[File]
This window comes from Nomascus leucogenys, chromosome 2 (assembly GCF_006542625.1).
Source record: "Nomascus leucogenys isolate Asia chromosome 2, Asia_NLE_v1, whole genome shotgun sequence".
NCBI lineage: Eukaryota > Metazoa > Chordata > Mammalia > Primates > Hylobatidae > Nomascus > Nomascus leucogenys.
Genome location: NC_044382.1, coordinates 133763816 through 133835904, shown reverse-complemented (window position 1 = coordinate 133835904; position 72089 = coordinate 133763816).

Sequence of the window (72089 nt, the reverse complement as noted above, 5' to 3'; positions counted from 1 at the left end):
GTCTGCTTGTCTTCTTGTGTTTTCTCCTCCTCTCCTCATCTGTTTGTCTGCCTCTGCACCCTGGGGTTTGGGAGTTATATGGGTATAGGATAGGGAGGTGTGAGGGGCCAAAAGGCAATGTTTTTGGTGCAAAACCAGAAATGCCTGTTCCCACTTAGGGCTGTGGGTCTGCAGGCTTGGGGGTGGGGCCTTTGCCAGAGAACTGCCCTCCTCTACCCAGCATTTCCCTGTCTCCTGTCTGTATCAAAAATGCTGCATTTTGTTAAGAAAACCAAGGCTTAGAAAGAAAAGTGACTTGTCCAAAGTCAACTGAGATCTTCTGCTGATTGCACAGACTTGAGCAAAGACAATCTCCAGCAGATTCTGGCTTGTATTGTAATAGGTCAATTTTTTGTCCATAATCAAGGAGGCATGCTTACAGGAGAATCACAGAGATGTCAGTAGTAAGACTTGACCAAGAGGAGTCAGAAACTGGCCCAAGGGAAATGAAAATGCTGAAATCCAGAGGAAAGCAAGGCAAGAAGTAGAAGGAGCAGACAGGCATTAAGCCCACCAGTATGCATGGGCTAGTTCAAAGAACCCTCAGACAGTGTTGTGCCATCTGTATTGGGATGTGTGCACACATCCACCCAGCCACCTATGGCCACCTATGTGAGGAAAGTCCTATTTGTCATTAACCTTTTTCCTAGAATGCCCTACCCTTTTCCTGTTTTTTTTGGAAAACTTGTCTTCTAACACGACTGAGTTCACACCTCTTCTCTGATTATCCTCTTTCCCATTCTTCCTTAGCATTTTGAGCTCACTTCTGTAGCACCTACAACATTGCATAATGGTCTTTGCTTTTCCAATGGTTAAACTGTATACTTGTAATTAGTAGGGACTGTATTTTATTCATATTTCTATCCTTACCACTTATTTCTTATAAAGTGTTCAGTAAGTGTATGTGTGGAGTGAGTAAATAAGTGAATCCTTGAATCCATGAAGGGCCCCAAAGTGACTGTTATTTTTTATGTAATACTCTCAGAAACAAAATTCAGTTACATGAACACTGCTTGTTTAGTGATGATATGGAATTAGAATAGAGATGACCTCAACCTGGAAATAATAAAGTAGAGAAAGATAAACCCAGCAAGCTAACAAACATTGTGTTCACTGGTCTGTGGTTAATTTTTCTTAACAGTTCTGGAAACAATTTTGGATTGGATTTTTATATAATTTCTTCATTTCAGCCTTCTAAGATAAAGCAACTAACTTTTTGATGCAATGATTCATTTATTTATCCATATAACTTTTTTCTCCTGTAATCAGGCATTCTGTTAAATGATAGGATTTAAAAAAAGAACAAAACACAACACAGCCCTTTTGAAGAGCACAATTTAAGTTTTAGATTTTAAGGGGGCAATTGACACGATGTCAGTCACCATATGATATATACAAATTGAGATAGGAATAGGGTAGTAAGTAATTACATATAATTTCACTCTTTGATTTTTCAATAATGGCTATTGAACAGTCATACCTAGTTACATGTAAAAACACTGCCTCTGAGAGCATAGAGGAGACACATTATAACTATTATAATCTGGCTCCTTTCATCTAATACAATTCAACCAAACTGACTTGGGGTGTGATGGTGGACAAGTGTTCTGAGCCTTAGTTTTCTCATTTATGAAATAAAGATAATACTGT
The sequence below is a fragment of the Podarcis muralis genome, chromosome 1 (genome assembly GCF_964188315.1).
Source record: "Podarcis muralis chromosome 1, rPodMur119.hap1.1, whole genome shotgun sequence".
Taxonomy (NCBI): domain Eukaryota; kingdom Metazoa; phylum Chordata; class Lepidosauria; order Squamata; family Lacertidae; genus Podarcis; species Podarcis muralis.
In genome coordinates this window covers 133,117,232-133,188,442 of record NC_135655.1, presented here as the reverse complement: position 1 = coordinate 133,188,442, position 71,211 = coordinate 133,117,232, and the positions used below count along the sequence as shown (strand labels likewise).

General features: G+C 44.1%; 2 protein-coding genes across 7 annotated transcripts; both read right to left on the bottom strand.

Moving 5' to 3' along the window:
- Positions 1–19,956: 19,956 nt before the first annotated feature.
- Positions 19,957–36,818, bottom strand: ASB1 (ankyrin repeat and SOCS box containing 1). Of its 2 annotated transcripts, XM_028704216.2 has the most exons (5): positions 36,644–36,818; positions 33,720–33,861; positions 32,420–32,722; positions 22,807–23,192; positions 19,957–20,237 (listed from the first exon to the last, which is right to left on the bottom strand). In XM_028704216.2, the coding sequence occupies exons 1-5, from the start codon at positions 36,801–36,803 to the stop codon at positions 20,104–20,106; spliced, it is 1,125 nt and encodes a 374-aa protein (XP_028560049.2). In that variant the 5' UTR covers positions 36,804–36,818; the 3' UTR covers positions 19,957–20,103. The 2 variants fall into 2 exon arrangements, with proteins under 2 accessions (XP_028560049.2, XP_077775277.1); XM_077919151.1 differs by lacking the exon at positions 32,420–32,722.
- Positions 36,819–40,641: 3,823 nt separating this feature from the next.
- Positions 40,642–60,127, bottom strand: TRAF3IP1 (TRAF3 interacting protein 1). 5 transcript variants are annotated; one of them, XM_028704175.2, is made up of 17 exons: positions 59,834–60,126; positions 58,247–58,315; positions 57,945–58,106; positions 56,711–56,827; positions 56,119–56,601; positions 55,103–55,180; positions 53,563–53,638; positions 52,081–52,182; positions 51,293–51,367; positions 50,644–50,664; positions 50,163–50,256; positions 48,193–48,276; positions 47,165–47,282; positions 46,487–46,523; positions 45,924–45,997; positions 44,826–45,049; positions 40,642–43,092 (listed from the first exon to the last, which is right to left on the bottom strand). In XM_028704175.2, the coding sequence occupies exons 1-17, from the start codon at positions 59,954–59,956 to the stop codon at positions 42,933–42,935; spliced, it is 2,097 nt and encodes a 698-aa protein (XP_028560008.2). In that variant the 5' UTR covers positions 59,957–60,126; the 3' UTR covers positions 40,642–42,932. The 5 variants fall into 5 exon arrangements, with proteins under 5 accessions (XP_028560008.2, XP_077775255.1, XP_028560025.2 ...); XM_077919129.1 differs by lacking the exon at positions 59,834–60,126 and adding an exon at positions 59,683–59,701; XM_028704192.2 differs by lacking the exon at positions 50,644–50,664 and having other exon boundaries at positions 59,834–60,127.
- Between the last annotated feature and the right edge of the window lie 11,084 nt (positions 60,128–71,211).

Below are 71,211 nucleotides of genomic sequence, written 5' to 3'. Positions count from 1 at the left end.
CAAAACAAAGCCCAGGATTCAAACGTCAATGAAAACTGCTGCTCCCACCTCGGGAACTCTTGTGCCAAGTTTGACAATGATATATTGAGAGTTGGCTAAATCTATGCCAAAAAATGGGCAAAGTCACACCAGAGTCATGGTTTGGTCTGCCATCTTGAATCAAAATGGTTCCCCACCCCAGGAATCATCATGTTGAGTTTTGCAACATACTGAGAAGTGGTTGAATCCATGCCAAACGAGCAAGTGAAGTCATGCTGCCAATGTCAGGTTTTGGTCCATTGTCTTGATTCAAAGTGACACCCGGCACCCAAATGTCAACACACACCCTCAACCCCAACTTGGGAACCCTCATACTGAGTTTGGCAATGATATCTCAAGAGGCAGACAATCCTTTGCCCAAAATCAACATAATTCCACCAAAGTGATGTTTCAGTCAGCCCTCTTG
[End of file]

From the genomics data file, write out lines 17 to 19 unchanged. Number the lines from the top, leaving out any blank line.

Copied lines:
- Between the last annotated feature and the right edge of the window lie 11,084 nt (positions 60,128–71,211).

Below are 71,211 nucleotides of genomic sequence, written 5' to 3'. Positions count from 1 at the left end.
CAAAACAAAGCCCAGGATTCAAACGTCAATGAAAACTGCTGCTCCCACCTCGGGAACTCTTGTGCCAAGTTTGACAATGATATATTGAGAGTTGGCTAAATCTATGCCAAAAAATGGGCAAAGTCACACCAGAGTCATGGTTTGGTCTGCCATCTTGAATCAAAATGGTTCCCCACCCCAGGAATCATCATGTTGAGTTTTGCAACATACTGAGAAGTGGTTGAATCCATGCCAAACGAGCAAGTGAAGTCATGCTGCCAATGTCAGGTTTTGGTCCATTGTCTTGATTCAAAGTGACACCCGGCACCCAAATGTCAACACACACCCTCAACCCCAACTTGGGAACCCTCATACTGAGTTTGGCAATGATATCTCAAGAGGCAGACAATCCTTTGCCCAAAATCAACATAATTCCACCAAAGTGATGTTTCAGTCAGCCCTCTTG